Hernandez has worked at Hyatt’s Andaz hotel in West Hollywood for 15 years. On March 19, she was suspended — meaning she could be about to lose her job. The reason the hotel gave had something to do with improper room cleaning procedure, but she says she did nothing wrong. Her version of events:
That day, I noticed the carpet in the room was dirty, so I requested a shampoo – a procedure that requires another employee and extra time. I then went into the bathroom and noticed the guest had been sick because he left quite a mess in the toilet. I sprayed down the toilet, and while the cleaner penetrated, I went on to start cleaning the next room. I marked the room as “unfinished” in the hotel’s electronic tracking system.
Her statement is a reminder of the unpleasant things hotel workers have to deal with — but did the Andaz really suspend her for improper handling of vomit? Or did they object to her activism?
Hernandez (left) leafletting in front of the Andaz.
Leigh Shelton, a representative for hotel workers’ union UNITE HERE Local 11, says Hernandez has long been a top leader for workers’ rights. She’s spoken to community groups and women’s groups on behalf of the union, and met with clergy and elected officials. She’s testified before the National Labor Relations Board, and she participated in a weeklong strike last fall protesting excessive housekeeper workloads.
Then, on March 8, she was active in several protests in honor of International Women’s Day. UNITE HERE Community Coordinator Annemarie Strassel told me that especially since Dominique Strauss-Kahn’s alleged assault of hotel worker Nafissatou Diallo last year, the union has been highlighting the ways in which hotel workers’ issues are also women’s issues. Yesterday, the union participated in a tweetchat against sexual assault and domestic violence, tweeting this plea from a worker: “Guests should treat us, the housekeepers, the same way they treat their mothers or sisters or any woman they value.” So given Hernandez’s previous activism, a protest on International Women’s Day was a natural fit. She passed out leaflets in front of the Andaz in support of Marta and Lorena Reyes, two sisters who were fired from the Hyatt in Santa Clara, CA after complaining about sexual harassment.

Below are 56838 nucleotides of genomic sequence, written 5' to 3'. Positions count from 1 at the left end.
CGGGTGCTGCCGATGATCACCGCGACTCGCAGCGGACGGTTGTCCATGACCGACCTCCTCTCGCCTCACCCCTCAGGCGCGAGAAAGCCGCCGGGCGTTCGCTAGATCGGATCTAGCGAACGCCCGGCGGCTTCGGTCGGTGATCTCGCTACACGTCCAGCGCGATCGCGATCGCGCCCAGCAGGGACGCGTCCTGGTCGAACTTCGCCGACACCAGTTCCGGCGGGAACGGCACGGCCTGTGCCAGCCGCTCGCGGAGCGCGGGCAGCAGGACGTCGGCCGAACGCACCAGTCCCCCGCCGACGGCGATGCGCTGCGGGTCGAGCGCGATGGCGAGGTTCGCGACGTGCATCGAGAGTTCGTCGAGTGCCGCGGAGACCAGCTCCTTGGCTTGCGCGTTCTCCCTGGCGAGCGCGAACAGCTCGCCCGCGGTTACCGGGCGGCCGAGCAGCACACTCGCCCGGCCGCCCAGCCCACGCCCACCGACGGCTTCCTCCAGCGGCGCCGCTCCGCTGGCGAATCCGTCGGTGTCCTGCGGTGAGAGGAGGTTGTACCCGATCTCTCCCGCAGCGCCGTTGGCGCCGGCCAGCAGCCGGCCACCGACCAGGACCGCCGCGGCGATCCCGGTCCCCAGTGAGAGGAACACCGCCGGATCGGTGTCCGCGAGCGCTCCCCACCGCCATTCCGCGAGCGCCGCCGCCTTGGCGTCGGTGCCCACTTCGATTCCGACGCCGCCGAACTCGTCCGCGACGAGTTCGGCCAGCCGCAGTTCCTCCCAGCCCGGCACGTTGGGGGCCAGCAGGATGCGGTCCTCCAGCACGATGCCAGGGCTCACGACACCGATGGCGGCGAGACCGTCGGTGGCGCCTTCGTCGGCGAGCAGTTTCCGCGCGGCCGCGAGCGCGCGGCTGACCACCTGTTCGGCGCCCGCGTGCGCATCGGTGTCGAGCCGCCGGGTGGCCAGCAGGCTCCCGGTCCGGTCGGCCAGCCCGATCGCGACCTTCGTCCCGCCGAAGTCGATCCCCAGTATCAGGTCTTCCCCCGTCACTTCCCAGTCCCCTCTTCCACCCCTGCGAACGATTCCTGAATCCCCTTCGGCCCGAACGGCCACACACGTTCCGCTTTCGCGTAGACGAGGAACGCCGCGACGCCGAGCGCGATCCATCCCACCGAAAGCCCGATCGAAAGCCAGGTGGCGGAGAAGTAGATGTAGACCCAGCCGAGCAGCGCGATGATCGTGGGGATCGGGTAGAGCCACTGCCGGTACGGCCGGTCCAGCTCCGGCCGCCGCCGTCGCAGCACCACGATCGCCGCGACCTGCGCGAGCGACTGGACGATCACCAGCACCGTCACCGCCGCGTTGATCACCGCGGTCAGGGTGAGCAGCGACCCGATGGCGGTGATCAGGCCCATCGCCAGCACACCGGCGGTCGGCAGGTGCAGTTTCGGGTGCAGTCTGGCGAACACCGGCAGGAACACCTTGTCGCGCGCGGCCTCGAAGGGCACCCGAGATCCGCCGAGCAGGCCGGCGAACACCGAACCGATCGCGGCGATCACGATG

And she was photographed that same day protesting against working conditions — a photo that was prominently displayed on UNITE HERE Local 11’s Facebook page.
Hernandez protesting on International Women’s Day.
In a statement to BuzzFeed Shift, Hernandez said, “I am a strong woman. I have spoken publically about the abuses women in housekeeping suffer at the Hyatt.” It’s not clear if that’s why the hotel suspended her, but the timing looks suspicious — especially since Hernandez had apparently been cleaning at the hotel without incident for 15 years. It’s not clear yet whether Andaz plans to go through with firing her. For her part, Hernandez is considering all possible options right now, including legal action. “I’m not afraid to speak up about the pain housekeeping work has caused my body,” she said, “and I’m going to continue to fight.”
Update: A rep from the Andaz sent me this statement:
It is absolutely false that any of our associates would be punished for speaking their minds. What is true is that we encourage all our associates to be full participants in the community and in expressing concerns they have about working here. In fact, we hold staff meetings daily to provide the forum to address any and all issues.
Although I’m limited in addressing publicly any personnel matter, I can say that, like any smart business, we adhere to a standard of work performance that ensures that our guests see the Andaz West Hollywood as a great place to stay.
This really is about UniteHere’s national agenda of growth by using falsehoods and boycotts that purposefully harm the very associates and communities they say they serve. Our associates and our community know better.
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